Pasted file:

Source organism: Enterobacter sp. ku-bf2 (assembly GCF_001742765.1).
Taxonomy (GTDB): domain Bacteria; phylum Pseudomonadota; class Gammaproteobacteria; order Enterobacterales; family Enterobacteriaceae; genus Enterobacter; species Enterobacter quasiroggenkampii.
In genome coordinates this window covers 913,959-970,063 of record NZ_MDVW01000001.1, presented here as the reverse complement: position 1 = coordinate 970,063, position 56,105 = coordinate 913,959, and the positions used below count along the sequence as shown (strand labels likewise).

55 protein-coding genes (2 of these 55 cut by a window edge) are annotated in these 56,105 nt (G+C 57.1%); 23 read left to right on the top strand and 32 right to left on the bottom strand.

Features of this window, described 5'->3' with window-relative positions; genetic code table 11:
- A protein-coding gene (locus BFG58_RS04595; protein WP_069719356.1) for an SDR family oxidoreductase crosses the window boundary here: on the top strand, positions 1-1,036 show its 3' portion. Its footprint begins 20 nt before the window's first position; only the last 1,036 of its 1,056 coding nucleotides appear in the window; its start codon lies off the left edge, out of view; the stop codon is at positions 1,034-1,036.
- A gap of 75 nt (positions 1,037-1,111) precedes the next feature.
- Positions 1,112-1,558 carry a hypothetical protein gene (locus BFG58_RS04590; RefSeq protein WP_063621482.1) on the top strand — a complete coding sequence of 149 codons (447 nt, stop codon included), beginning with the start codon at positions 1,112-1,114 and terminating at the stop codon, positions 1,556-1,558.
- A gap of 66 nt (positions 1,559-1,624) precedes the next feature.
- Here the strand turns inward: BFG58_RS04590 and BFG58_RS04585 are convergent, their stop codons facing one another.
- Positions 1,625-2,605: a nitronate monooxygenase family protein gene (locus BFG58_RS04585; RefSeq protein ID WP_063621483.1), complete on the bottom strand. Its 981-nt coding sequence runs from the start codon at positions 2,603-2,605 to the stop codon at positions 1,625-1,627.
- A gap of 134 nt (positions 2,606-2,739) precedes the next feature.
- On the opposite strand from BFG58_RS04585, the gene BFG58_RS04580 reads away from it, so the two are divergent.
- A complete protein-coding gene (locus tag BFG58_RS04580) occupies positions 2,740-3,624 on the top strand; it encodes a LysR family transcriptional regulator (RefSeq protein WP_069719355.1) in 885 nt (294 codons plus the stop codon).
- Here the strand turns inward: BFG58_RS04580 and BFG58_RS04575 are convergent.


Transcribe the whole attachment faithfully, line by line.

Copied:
Source organism: Enterobacter sp. ku-bf2 (assembly GCF_001742765.1).
Taxonomy (GTDB): domain Bacteria; phylum Pseudomonadota; class Gammaproteobacteria; order Enterobacterales; family Enterobacteriaceae; genus Enterobacter; species Enterobacter quasiroggenkampii.
In genome coordinates this window covers 913,959-970,063 of record NZ_MDVW01000001.1, presented here as the reverse complement: position 1 = coordinate 970,063, position 56,105 = coordinate 913,959, and the positions used below count along the sequence as shown (strand labels likewise).

55 protein-coding genes (2 of these 55 cut by a window edge) are annotated in these 56,105 nt (G+C 57.1%); 23 read left to right on the top strand and 32 right to left on the bottom strand.

Features of this window, described 5'->3' with window-relative positions; genetic code table 11:
- A protein-coding gene (locus BFG58_RS04595; protein WP_069719356.1) for an SDR family oxidoreductase crosses the window boundary here: on the top strand, positions 1-1,036 show its 3' portion. Its footprint begins 20 nt before the window's first position; only the last 1,036 of its 1,056 coding nucleotides appear in the window; its start codon lies off the left edge, out of view; the stop codon is at positions 1,034-1,036.
- A gap of 75 nt (positions 1,037-1,111) precedes the next feature.
- Positions 1,112-1,558 carry a hypothetical protein gene (locus BFG58_RS04590; RefSeq protein WP_063621482.1) on the top strand — a complete coding sequence of 149 codons (447 nt, stop codon included), beginning with the start codon at positions 1,112-1,114 and terminating at the stop codon, positions 1,556-1,558.
- A gap of 66 nt (positions 1,559-1,624) precedes the next feature.
- Here the strand turns inward: BFG58_RS04590 and BFG58_RS04585 are convergent, their stop codons facing one another.
- Positions 1,625-2,605: a nitronate monooxygenase family protein gene (locus BFG58_RS04585; RefSeq protein ID WP_063621483.1), complete on the bottom strand. Its 981-nt coding sequence runs from the start codon at positions 2,603-2,605 to the stop codon at positions 1,625-1,627.
- A gap of 134 nt (positions 2,606-2,739) precedes the next feature.
- On the opposite strand from BFG58_RS04585, the gene BFG58_RS04580 reads away from it, so the two are divergent.
- A complete protein-coding gene (locus tag BFG58_RS04580) occupies positions 2,740-3,624 on the top strand; it encodes a LysR family transcriptional regulator (RefSeq protein WP_069719355.1) in 885 nt (294 codons plus the stop codon).
- Here the strand turns inward: BFG58_RS04580 and BFG58_RS04575 are convergent.